Singapore announced on Monday its largest ever seizure of 9 tonnes of ivory from 300 elephants and almost 11.9 tonnes of pangolin scales from up to 33,000 pangolins found in three containers disguised as timber on its way from the Democratic Republic of Congo (DRC) to Vietnam.
China Customs shared intelligence with Singapore’s Customs Authority and its National Parks Board that helped lead to this seizure. Officials from the joint-operation estimate the total worth of the contraband is US$48.6 million.
According to initial investigations of the syndicate in question, China Customs noted they have been active in smuggling ivory, pangolin, and other endangered species from African nations through transit countries into China and neighboring countries. This investigation is still underway. A day earlier, China Customs also assisted in arresting a syndicate of 12 individuals involved in smuggling ivory and other products.
“WildAid commends China for strengthening international cooperation to stop wildlife smuggling since shipments are increasingly flowing from Africa through transit hubs, like Hong Kong SAR and Singapore,” said WildAid CEO Peter Knights. “It’s encouraging that some of the major syndicates behind this catastrophic and illegal trade are being stopped.”
Over the past several years, seizures of scales and whole pangolins, both live and frozen, have increased. With this seizure, Singapore has seized a total of 37.5 tonnes of pangolin scales just since April of this year. “The sheer size of recent seizures suggests that African pangolins may be heading very quickly towards extinction,” said Knights. “They reproduce very slowly, and the demand pressure that decimated Asian pangolins is now devastating Africa’s pangolins at an industrial scale.”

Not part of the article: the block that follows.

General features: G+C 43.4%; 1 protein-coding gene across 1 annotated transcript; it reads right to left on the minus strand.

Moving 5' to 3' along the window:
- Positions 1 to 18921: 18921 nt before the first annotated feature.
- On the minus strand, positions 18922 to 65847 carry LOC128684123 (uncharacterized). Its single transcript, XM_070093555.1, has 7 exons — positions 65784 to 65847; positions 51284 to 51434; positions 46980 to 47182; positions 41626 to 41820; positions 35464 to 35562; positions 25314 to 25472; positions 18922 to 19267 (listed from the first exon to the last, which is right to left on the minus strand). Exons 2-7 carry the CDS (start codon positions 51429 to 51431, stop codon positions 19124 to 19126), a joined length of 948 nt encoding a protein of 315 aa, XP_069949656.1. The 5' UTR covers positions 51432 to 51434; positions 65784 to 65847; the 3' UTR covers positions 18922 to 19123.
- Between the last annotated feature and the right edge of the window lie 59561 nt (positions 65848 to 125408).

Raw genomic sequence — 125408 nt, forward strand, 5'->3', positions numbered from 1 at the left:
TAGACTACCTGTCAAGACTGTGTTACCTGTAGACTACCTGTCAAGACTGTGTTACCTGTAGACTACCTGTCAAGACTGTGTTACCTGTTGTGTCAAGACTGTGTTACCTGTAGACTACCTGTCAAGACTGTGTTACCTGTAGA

Although Vietnam revised its penal code in 2018 to cover a wide range of crimes, including trafficking in wildlife products, authorities have been slow to implement these stronger new regulations. China’s cooperation with Interpol and customs agencies from other countries has led to multiple prosecutions of smuggling rings as well as record-breaking seizures. These efforts have assisted Singapore, Vietnam, and Hong Kong SAR to intercept 11 tons of ivory, 59.8 tons of pangolin scales, and 90.5 kg of rhino horn this year alone.
In 2019, China Customs has prosecuted 374 cases of wildlife smuggling, of which 133 involved ivory. This has brought down 38 smuggling syndicates. Joint crackdowns with customs in Singapore, Vietnam and HK SAR have involved 11 tonnes of ivory, 59.8 tonnes of pangolin scales and 90.5 kg of rhino horn.
WildAid has been working with authorities in both China and Vietnam since 2016 to help reduce demand for these illegal wildlife products. This year WildAid, WWF, China CITES and China Customs launched a massive joint campaign warning travelers that it’s illegal to buy ivory and bring it back into China with over 3,200 campaign billboards and posters placed at 147 border crossings in 42 cities. Earlier this year in Vietnam, WildAid and local NGO CHANGE joined with several prominent Buddhist temples, urging Vietnamese citizens to make an auspicious start to their lunar new year by protecting rhinos, pangolins, and elephants in a campaign called, “Be Their Bodhisattva,” or, be their savior.
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WildAid is a non-profit organization with a mission to protect wildlife from illegal trade and other imminent threats. While most wildlife conservation groups focus on protecting animals from poaching, WildAid primarily works to reduce global consumption of wildlife products such as elephant ivory, rhino horn and shark fin soup. With an unrivaled portfolio of celebrity ambassadors and a global network of media partners, WildAid leverages more than $308 million in annual pro-bono media support with a simple message: When the Buying Stops, the Killing Can Too.
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